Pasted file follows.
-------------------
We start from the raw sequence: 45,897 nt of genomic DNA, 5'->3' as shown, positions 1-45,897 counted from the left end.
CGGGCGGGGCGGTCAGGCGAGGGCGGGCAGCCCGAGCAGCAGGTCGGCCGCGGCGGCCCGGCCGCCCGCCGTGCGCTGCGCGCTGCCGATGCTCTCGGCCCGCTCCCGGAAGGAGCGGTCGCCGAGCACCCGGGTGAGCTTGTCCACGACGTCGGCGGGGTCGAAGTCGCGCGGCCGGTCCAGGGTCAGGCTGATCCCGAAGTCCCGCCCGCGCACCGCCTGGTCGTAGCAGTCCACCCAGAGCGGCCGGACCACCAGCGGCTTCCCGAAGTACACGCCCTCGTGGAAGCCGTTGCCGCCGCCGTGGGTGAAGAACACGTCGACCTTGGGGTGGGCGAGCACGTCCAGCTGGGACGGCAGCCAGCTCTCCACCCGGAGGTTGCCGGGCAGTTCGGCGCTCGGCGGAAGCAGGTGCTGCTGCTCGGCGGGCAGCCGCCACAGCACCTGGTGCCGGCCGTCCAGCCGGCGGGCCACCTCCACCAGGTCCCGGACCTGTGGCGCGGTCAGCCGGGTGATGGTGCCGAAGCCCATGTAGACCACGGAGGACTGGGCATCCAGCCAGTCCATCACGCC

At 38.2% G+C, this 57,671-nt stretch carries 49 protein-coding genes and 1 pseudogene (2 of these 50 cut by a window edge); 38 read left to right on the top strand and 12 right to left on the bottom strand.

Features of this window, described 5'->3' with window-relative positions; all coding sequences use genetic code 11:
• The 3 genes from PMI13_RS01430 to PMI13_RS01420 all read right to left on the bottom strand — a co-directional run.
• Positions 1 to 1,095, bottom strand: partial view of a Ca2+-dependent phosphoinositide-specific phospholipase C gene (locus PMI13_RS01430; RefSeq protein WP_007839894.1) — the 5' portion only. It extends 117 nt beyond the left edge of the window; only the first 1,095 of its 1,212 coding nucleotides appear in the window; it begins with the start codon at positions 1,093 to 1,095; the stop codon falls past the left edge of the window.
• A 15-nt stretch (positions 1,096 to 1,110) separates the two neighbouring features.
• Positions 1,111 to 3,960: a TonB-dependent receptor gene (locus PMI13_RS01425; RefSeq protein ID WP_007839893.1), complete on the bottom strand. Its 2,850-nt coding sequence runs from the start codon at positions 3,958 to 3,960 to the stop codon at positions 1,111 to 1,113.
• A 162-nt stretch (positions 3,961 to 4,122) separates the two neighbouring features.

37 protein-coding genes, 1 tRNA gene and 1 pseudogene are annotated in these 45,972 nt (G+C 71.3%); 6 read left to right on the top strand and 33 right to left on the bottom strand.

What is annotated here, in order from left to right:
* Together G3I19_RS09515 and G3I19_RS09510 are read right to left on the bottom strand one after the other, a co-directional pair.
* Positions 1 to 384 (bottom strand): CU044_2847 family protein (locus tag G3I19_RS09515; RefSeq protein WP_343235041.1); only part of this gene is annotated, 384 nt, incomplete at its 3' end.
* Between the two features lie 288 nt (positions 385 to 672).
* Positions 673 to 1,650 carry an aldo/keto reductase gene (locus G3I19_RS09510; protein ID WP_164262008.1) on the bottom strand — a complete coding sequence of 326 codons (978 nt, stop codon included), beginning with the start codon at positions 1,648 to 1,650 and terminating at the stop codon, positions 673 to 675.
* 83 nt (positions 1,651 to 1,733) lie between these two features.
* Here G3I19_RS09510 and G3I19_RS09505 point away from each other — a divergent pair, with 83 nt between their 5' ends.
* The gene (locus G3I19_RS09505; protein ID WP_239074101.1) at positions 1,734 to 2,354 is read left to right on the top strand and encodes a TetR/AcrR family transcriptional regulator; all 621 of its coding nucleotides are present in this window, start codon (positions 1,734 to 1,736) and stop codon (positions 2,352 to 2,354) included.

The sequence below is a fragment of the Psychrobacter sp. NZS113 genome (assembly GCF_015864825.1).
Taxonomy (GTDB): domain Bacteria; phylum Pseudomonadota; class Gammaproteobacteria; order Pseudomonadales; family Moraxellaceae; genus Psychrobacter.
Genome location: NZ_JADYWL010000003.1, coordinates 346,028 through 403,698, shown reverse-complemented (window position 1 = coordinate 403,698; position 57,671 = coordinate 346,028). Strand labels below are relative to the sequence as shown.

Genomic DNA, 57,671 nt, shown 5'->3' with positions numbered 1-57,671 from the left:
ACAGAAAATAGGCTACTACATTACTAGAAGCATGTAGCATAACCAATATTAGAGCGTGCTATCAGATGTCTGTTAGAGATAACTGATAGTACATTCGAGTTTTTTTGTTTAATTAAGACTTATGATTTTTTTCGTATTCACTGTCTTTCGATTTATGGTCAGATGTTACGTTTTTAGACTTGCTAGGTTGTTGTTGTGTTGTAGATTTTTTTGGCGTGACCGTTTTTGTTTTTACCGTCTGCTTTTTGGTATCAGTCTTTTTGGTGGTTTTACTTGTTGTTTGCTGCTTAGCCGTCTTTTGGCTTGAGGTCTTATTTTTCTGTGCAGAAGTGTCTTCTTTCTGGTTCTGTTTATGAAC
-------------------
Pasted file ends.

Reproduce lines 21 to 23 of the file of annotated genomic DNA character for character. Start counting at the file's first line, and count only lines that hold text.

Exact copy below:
Genome location: NZ_JADYWL010000003.1, coordinates 346,028 through 403,698, shown reverse-complemented (window position 1 = coordinate 403,698; position 57,671 = coordinate 346,028). Strand labels below are relative to the sequence as shown.

Genomic DNA, 57,671 nt, shown 5'->3' with positions numbered 1-57,671 from the left:
ACAGAAAATAGGCTACTACATTACTAGAAGCATGTAGCATAACCAATATTAGAGCGTGCTATCAGATGTCTGTTAGAGATAACTGATAGTACATTCGAGTTTTTTTGTTTAATTAAGACTTATGATTTTTTTCGTATTCACTGTCTTTCGATTTATGGTCAGATGTTACGTTTTTAGACTTGCTAGGTTGTTGTTGTGTTGTAGATTTTTTTGGCGTGACCGTTTTTGTTTTTACCGTCTGCTTTTTGGTATCAGTCTTTTTGGTGGTTTTACTTGTTGTTTGCTGCTTAGCCGTCTTTTGGCTTGAGGTCTTATTTTTCTGTGCAGAAGTGTCTTCTTTCTGGTTCTGTTTATGAAC